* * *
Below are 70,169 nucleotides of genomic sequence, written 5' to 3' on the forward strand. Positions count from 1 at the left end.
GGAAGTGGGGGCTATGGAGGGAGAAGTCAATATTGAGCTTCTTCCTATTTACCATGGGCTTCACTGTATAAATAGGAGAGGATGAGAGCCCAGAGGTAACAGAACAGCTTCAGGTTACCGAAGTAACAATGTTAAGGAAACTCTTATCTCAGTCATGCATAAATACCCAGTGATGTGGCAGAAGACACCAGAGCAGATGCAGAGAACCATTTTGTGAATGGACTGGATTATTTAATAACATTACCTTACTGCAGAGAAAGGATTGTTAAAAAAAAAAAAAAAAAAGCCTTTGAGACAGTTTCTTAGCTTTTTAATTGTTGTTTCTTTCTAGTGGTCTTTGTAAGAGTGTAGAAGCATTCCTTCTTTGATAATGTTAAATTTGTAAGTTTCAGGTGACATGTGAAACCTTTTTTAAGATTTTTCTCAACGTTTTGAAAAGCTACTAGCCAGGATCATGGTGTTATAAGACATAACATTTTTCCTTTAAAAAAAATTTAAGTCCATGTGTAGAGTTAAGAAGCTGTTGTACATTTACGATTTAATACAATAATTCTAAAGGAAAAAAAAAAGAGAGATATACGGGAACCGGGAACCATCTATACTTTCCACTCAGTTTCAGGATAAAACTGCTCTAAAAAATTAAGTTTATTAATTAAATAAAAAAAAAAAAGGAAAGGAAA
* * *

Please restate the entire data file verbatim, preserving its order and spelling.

Below are 70,169 nucleotides of genomic sequence, written 5' to 3' on the forward strand. Positions count from 1 at the left end.
GGAAGTGGGGGCTATGGAGGGAGAAGTCAATATTGAGCTTCTTCCTATTTACCATGGGCTTCACTGTATAAATAGGAGAGGATGAGAGCCCAGAGGTAACAGAACAGCTTCAGGTTACCGAAGTAACAATGTTAAGGAAACTCTTATCTCAGTCATGCATAAATACCCAGTGATGTGGCAGAAGACACCAGAGCAGATGCAGAGAACCATTTTGTGAATGGACTGGATTATTTAATAACATTACCTTACTGCAGAGAAAGGATTGTTAAAAAAAAAAAAAAAAAAGCCTTTGAGACAGTTTCTTAGCTTTTTAATTGTTGTTTCTTTCTAGTGGTCTTTGTAAGAGTGTAGAAGCATTCCTTCTTTGATAATGTTAAATTTGTAAGTTTCAGGTGACATGTGAAACCTTTTTTAAGATTTTTCTCAACGTTTTGAAAAGCTACTAGCCAGGATCATGGTGTTATAAGACATAACATTTTTCCTTTAAAAAAAATTTAAGTCCATGTGTAGAGTTAAGAAGCTGTTGTACATTTACGATTTAATACAATAATTCTAAAGGAAAAAAAAAAGAGAGATATACGGGAACCGGGAACCATCTATACTTTCCACTCAGTTTCAGGATAAAACTGCTCTAAAAAATTAAGTTTATTAATTAAATAAAAAAAAAAAAGGAAAGGAAA